The last songs of this album are better. "Croisière" (Cruise) has a definite folk mood, but at least we got rid of all these terrible jazzy and noisy experiences. "Perte De Vue" brings us back to their spacey approach, even if it is monotonous and the "sung" part is very close to the mood of a Buddhist monastery.

The last track is a long and spacey instrumental. Ambient music like "Tangerine Dream" might offer. I guess that a band like "Lands End" must have listened to these types of albums as well. This track should have been at least cut by half. Almost seventeen minutes of the same sort of note(s) is a bit too much.

Two stars and by far their weakest album so far.

Review by ProgShine
COLLABORATOR Errors & Omissions Team
4 stars 01. Il Fait Froid, Ici ...

The initial partization of the themes, the introduction of new elements, we are in 1981 and hear this is scary. A strange sound in the bottom, bass keyboard and flute in a convergent and hypnotic state, varied vocalizations that although the lack of words are typically French. It's also good to hear that the drums from Victor Bosch is not 'contaminated' with the sounds of the prolific but not so great 80's. After 2 and a half minutes appears the shy guitar of Gilbert Gandil in a hypnotic riff. Highly hypnotic!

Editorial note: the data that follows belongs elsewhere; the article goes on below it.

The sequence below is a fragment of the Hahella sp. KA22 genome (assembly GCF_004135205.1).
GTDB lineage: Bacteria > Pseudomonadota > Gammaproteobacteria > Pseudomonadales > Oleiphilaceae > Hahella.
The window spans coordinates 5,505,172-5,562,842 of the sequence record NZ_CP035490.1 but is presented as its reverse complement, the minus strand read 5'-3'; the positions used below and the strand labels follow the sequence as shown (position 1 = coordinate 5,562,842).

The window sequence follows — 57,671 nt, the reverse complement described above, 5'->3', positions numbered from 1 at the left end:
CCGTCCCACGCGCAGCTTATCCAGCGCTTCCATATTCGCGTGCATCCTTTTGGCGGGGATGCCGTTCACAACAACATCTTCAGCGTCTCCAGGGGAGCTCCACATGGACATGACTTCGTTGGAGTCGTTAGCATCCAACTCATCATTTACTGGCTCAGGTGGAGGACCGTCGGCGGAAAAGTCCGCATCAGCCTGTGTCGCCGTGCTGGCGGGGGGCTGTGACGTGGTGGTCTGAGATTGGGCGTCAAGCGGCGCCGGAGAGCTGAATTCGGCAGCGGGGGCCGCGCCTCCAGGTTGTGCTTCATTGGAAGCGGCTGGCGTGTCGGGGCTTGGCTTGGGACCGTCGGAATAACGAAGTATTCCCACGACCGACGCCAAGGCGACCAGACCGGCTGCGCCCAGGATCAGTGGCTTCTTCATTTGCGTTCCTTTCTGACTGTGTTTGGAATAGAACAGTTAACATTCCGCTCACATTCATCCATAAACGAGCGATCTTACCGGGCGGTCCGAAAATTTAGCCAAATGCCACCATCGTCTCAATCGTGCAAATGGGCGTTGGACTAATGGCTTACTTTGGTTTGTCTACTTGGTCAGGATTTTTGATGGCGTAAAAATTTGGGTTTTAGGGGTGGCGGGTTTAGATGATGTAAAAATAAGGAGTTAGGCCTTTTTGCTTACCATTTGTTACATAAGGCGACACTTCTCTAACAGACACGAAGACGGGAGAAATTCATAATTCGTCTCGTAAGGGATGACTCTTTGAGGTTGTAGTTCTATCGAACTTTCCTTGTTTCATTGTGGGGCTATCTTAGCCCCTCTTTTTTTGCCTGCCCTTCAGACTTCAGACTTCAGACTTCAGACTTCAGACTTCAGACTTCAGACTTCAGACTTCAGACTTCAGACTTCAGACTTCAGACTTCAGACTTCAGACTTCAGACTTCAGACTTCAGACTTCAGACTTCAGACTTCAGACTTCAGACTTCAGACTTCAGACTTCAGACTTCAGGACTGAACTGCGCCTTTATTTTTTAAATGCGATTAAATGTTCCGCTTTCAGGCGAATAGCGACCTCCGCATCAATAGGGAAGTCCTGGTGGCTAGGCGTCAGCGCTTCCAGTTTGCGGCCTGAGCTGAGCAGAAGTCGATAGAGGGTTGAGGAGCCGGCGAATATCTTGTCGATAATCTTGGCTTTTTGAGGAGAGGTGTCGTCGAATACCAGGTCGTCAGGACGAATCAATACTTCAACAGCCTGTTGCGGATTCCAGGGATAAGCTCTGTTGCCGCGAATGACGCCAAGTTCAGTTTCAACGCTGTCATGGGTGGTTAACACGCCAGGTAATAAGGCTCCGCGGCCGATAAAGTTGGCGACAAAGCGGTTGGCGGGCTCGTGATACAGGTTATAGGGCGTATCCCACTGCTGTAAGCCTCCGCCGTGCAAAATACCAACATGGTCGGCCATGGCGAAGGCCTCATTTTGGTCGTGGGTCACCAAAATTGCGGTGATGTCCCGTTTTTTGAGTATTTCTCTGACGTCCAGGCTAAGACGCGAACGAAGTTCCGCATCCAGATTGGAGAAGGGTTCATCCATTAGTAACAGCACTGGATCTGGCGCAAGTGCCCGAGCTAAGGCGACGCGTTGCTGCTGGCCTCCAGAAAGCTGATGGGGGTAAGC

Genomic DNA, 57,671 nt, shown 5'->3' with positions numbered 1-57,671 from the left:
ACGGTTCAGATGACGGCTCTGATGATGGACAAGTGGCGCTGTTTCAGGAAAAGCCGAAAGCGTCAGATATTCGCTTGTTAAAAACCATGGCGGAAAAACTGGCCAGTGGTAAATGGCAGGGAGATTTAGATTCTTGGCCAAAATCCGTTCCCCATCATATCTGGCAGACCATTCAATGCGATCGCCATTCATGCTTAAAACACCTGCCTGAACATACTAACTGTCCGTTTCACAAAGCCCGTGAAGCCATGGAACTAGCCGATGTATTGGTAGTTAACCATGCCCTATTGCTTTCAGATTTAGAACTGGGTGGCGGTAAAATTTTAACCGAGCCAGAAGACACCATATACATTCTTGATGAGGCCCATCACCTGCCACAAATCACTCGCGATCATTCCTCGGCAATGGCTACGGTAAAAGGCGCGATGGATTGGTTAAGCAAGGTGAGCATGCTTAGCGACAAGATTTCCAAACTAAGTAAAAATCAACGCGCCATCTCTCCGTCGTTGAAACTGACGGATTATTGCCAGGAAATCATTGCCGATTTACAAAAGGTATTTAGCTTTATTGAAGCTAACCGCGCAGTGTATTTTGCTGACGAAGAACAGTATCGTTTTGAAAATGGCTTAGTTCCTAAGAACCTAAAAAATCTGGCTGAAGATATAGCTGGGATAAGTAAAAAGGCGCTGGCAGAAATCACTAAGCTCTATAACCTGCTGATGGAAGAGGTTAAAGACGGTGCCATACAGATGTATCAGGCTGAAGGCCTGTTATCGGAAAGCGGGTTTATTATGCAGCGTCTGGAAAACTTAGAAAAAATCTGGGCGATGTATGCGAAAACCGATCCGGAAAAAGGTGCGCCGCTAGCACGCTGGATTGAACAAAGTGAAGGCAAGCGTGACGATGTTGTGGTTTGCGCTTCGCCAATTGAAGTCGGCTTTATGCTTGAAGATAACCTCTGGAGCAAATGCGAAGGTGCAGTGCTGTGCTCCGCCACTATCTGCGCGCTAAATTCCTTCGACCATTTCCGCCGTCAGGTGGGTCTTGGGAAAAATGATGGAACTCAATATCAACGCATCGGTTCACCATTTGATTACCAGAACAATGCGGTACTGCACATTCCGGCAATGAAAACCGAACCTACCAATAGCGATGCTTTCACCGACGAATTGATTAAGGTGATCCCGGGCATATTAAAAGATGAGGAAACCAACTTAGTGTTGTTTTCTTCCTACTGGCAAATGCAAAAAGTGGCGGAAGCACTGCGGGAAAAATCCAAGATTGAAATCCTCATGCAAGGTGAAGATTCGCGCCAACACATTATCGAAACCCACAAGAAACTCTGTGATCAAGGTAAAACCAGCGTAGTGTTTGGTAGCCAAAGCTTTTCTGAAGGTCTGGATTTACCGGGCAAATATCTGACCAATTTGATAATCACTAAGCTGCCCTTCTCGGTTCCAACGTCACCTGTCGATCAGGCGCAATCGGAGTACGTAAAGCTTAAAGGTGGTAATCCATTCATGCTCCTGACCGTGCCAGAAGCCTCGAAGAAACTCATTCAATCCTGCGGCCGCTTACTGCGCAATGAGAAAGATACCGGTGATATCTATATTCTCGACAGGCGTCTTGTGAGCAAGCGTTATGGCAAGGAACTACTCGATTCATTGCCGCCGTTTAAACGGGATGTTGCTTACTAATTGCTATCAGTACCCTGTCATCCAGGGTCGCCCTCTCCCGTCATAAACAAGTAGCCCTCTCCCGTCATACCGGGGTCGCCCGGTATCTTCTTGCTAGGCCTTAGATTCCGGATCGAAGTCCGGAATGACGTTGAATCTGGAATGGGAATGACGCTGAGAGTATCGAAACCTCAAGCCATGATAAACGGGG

02. a) La Femme Au Bout Du Couloir

Continuing the 'story' the first part of this second track brings a sax (I think) a very nice melody, a strange riff, while Claude Lesko gives us an impeccable narration. Gilberto's guitar starts a beautiful melody with good keyboards in the background giving a highly peaceful atmosphere and spatial.

02. b) La Tempête, Encore

An inconsistency Fusion, Rock urgency and a desperation to be expected!

02. c) Accident-vision

Something medical Ithought. A weight, more 'hard', and an enigmatic end...

02. d) Cri